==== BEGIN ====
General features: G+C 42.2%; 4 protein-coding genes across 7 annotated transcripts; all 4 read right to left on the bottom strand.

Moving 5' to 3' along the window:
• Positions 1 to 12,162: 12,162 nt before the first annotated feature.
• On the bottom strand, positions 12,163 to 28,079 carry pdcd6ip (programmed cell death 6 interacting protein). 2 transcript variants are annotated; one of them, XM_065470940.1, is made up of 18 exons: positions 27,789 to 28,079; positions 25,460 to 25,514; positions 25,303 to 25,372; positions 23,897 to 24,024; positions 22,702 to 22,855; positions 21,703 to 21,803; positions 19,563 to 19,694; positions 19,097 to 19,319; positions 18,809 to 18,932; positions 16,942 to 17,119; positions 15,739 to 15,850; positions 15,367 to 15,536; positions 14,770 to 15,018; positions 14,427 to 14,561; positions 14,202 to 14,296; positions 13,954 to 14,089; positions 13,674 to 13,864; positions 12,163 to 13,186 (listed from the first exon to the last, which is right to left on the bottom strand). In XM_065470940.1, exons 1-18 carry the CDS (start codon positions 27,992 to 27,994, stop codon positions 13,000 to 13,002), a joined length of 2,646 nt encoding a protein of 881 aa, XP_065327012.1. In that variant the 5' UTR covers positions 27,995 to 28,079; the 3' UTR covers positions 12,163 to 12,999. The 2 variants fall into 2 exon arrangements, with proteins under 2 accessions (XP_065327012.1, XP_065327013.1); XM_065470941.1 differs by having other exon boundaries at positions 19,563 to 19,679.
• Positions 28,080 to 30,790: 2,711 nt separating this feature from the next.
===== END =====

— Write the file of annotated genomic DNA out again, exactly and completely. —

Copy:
General features: G+C 42.2%; 4 protein-coding genes across 7 annotated transcripts; all 4 read right to left on the bottom strand.

Moving 5' to 3' along the window:
• Positions 1 to 12,162: 12,162 nt before the first annotated feature.
• On the bottom strand, positions 12,163 to 28,079 carry pdcd6ip (programmed cell death 6 interacting protein). 2 transcript variants are annotated; one of them, XM_065470940.1, is made up of 18 exons: positions 27,789 to 28,079; positions 25,460 to 25,514; positions 25,303 to 25,372; positions 23,897 to 24,024; positions 22,702 to 22,855; positions 21,703 to 21,803; positions 19,563 to 19,694; positions 19,097 to 19,319; positions 18,809 to 18,932; positions 16,942 to 17,119; positions 15,739 to 15,850; positions 15,367 to 15,536; positions 14,770 to 15,018; positions 14,427 to 14,561; positions 14,202 to 14,296; positions 13,954 to 14,089; positions 13,674 to 13,864; positions 12,163 to 13,186 (listed from the first exon to the last, which is right to left on the bottom strand). In XM_065470940.1, exons 1-18 carry the CDS (start codon positions 27,992 to 27,994, stop codon positions 13,000 to 13,002), a joined length of 2,646 nt encoding a protein of 881 aa, XP_065327012.1. In that variant the 5' UTR covers positions 27,995 to 28,079; the 3' UTR covers positions 12,163 to 12,999. The 2 variants fall into 2 exon arrangements, with proteins under 2 accessions (XP_065327012.1, XP_065327013.1); XM_065470941.1 differs by having other exon boundaries at positions 19,563 to 19,679.
• Positions 28,080 to 30,790: 2,711 nt separating this feature from the next.